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Publication numberUS8069352 B2
Publication typeGrant
Application numberUS 11/711,876
Publication dateNov 29, 2011
Filing dateFeb 28, 2007
Priority dateFeb 28, 2007
Also published asUS20080209518, WO2008106084A1
Publication number11711876, 711876, US 8069352 B2, US 8069352B2, US-B2-8069352, US8069352 B2, US8069352B2
InventorsSteven Sturges, Judy Hollis Novak
Original AssigneeSourcefire, Inc.
Export CitationBiBTeX, EndNote, RefMan
External Links: USPTO, USPTO Assignment, Espacenet
Device, system and method for timestamp analysis of segments in a transmission control protocol (TCP) session
US 8069352 B2
Abstract
A method performed in an intrusion detection/prevention system, a system or a device for determining whether a transmission control protocol (TCP) segment in a TCP connection in a communication network is acceptable. The TCP connection can include TCP segments beginning with a three way handshake. A TCP segment can include a field for a timestamp. A timestamp policy of plural timestamp policies is identified, the timestamp policy corresponding to a target associated with the segments in a TCP connection. A baseline timestamp is identified based on a three way handshake in the TCP connection. Segments in the TCP connection are monitored. The segments in the TCP connection are filtered as indicated in the timestamp policy corresponding to the target, the timestamp policy indicating whether the segments are to be filtered out or forwarded to the target by comparing the timestamp of the segments to the baseline timestamp.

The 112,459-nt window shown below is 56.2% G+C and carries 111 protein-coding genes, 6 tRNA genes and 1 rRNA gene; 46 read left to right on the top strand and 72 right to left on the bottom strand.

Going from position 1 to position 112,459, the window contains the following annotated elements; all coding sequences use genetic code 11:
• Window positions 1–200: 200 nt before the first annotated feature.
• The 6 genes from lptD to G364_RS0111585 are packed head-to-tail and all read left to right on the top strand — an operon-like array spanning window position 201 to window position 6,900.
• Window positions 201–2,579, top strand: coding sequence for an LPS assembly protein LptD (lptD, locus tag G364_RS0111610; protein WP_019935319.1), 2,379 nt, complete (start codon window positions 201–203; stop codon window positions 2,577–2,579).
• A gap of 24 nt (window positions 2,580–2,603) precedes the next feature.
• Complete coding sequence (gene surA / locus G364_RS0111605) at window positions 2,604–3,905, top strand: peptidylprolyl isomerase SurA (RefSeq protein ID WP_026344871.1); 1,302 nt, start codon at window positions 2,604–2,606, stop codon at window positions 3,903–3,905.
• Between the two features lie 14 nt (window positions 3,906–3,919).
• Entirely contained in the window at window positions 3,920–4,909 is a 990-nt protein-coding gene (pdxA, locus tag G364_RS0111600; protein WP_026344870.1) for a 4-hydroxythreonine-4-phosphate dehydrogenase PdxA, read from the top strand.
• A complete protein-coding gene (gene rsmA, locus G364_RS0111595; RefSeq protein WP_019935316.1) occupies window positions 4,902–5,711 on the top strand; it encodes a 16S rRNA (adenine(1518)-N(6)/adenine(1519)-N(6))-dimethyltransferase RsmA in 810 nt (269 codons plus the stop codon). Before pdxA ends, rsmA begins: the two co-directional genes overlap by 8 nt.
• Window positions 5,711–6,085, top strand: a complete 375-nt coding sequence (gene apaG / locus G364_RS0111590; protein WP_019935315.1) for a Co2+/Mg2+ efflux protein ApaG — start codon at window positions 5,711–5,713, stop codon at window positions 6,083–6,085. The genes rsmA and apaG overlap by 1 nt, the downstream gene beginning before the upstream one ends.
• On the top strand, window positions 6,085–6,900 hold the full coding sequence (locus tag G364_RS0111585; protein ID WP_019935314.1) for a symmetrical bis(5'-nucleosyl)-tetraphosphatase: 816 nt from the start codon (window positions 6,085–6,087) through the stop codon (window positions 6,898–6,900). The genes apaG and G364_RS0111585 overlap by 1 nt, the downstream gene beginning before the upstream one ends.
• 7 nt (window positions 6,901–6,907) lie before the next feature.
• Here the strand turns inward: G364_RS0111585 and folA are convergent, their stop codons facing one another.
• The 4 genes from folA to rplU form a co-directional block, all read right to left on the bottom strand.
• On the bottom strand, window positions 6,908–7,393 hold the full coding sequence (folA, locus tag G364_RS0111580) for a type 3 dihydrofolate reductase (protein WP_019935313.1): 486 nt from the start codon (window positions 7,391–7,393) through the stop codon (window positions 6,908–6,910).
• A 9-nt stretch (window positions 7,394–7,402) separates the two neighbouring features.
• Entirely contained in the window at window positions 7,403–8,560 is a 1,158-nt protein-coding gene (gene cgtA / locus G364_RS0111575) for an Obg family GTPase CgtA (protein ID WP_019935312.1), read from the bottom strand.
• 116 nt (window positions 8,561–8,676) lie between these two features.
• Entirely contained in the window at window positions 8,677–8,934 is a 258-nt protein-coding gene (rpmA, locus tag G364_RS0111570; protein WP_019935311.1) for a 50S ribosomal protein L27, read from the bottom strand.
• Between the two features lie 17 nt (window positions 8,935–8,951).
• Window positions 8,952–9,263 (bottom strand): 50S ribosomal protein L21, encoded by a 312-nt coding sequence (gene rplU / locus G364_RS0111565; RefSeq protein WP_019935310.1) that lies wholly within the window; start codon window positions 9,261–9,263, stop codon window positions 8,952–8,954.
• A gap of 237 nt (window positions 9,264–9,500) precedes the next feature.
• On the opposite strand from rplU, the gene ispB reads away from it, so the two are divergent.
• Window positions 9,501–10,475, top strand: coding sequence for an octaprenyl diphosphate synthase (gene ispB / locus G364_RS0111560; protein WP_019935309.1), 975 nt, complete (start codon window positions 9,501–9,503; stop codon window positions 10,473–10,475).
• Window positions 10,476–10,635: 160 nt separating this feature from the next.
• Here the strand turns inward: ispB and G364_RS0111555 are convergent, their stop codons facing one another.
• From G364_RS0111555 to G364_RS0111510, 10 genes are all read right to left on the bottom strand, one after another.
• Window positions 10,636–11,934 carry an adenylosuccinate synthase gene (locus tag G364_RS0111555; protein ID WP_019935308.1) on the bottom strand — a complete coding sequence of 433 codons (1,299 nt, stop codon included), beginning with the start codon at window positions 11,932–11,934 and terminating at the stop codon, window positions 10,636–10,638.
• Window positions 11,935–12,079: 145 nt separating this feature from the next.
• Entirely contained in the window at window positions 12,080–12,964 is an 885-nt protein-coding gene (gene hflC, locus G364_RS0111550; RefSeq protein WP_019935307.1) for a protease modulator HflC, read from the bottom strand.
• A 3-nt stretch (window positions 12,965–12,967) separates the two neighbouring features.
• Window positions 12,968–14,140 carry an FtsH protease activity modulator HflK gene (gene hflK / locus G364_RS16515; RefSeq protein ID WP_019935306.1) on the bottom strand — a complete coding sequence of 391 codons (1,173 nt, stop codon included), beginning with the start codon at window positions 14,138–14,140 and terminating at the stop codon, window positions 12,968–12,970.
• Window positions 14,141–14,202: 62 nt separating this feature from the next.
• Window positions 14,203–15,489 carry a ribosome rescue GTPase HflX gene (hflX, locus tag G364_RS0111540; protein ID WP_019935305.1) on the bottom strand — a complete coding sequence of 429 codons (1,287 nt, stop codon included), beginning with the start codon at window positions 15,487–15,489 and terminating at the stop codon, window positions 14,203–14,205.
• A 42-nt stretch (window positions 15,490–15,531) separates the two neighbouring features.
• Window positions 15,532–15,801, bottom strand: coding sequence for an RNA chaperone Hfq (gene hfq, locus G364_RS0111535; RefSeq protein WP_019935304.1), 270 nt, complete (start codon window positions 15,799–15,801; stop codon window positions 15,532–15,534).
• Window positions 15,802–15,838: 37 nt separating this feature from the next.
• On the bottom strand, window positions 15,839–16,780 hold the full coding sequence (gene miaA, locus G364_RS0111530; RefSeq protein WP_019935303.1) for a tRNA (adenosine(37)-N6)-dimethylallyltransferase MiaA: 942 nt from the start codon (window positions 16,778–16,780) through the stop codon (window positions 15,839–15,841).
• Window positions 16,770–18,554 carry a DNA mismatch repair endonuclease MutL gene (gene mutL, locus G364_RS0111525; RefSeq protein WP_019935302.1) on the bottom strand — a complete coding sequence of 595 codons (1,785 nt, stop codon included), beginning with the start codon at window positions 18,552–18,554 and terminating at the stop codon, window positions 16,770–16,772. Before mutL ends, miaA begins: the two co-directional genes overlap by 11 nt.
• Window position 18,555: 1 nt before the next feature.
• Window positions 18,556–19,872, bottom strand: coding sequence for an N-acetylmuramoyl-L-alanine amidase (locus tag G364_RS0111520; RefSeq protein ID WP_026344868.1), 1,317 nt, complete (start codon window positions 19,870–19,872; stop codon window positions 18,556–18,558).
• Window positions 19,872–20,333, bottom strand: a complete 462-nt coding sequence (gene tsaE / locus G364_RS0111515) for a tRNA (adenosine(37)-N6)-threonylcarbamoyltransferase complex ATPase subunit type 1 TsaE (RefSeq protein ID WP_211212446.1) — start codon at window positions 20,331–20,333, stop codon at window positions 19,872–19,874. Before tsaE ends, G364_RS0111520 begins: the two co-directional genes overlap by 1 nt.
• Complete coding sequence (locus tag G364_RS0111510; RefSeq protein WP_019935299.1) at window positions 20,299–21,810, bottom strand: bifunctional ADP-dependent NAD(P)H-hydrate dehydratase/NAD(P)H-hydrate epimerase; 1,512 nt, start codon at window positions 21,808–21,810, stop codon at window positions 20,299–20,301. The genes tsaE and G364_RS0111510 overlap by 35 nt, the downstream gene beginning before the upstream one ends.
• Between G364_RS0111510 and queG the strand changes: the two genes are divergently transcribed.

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Claims(12)
1. A method performed in an intrusion detection/prevention system for determining whether a transmission control protocol (TCP) segment in a TCP connection in a communication network is acceptable, the TCP connection including a plurality of TCP segments beginning with a three way handshake, wherein a TCP segment includes a field for a timestamp, comprising:
(A) determining which timestamp policy of plural different timestamp policies corresponds to an operating system of a target receiving the segments in a TCP connection, the different time stamp policies respectively corresponding to different operating systems;